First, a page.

Letting our children fail goes against everything a parent thinks is good and right. It is good that we want to protect, guide, shield and shape them. That is our job as parents. But when we refuse to let them fail we not only stunt their growth and limit their life experiences, we are failing to trust God knows what is best for them.

We are demanding to be in control and we keep them from seeing their need for a Savior.

To know and abide in Christ is my deepest desire for each of my kids. So if it takes letting them struggle, to be unsuccessful or experience consequences to know His great sustaining love for them then, Lord, help and sustain me when failing sometimes is for their best!

Because Time Won’t Stand Still

Whew – alot has been happening at the House of Hatton this week. On top of the new routines and busyness the beginning of school brings there are a few other things that have filled our time.

First and foremost, our daughter is finally turning sixteen!!! I say finally because she is so young in her grade it has felt like a long-time coming as she’s watched and waited while all her friends have gotten their licenses. Last year on her birthday I posted 365 Days For My Girl and its hard to believe that time is now!IMG_6036

Mostly I am so excited because I definitely need her to drive herself to all her activities. Many days this summer I requested off from work or switched shifts simply because she had appointments to make and a job and activities to get to. So even if she never runs an errand for me (which she will) or takes her brothers to any of their practices (which she will) I will be a little less bound by time:).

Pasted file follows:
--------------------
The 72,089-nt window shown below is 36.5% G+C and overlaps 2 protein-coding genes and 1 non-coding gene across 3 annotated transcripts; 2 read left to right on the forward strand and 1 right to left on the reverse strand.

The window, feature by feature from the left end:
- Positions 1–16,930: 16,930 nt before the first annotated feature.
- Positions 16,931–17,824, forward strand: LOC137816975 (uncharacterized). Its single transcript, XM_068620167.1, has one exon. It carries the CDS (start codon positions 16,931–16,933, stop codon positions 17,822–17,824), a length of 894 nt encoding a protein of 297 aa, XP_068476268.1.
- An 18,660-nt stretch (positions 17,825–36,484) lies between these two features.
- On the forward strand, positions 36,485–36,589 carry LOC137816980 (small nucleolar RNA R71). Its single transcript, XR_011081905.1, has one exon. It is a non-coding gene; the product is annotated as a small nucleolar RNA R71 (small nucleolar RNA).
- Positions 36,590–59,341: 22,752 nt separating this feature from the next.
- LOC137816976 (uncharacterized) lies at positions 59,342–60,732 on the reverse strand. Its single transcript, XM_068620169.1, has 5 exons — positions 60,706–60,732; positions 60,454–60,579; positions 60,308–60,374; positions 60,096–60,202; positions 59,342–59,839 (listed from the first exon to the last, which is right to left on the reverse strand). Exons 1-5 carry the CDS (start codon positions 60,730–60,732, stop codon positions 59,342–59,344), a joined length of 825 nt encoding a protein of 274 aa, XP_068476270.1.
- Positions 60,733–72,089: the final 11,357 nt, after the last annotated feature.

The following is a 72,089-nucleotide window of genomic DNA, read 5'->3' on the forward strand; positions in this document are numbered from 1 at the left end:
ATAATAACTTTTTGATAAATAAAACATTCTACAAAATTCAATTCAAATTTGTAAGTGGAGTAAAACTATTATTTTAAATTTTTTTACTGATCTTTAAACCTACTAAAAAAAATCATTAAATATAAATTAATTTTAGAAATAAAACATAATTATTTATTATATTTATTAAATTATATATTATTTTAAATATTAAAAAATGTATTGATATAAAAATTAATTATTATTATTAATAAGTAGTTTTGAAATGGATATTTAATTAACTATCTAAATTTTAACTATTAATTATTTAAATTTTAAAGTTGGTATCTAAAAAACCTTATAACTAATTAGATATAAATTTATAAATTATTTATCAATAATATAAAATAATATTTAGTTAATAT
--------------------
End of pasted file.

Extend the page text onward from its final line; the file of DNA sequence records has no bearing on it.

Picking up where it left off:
On the flip side – Stop The Clock! Seriously, only two more years and she is gone! I want all the time I can get with her and will miss our car convos. I can’t tell you how often I have been teary in recent weeks thinking about friends whose children have recently gone to college and knowing this is just around the corner for us, too.

But somewhere in the midst of mothering, when kids are younger and it’s physically exhausting, it’s tempting to long for the next stage – for things to be easier and have more “me-time.” In the process though we neglect to be fully present and purposeful in pouring into their hearts and giving our undivided time. I, too, have some regrets in this regard and now that it seems so much clearer just want more time!

Speaking of time, another exciting recent occurrence is directly related to capitalizing on time with our pre-teen and teenagers. In fact, it is the #1 reason we have finally taken the plunge and are putting in a pool! 

Yes, it sounds delightful to sit out by the pool in my own backyard with a magazine.  And for my boys to get home from a hot sweaty football practice and cool off by jumping in.  But more than anything we want kids and our friends to gather at our home.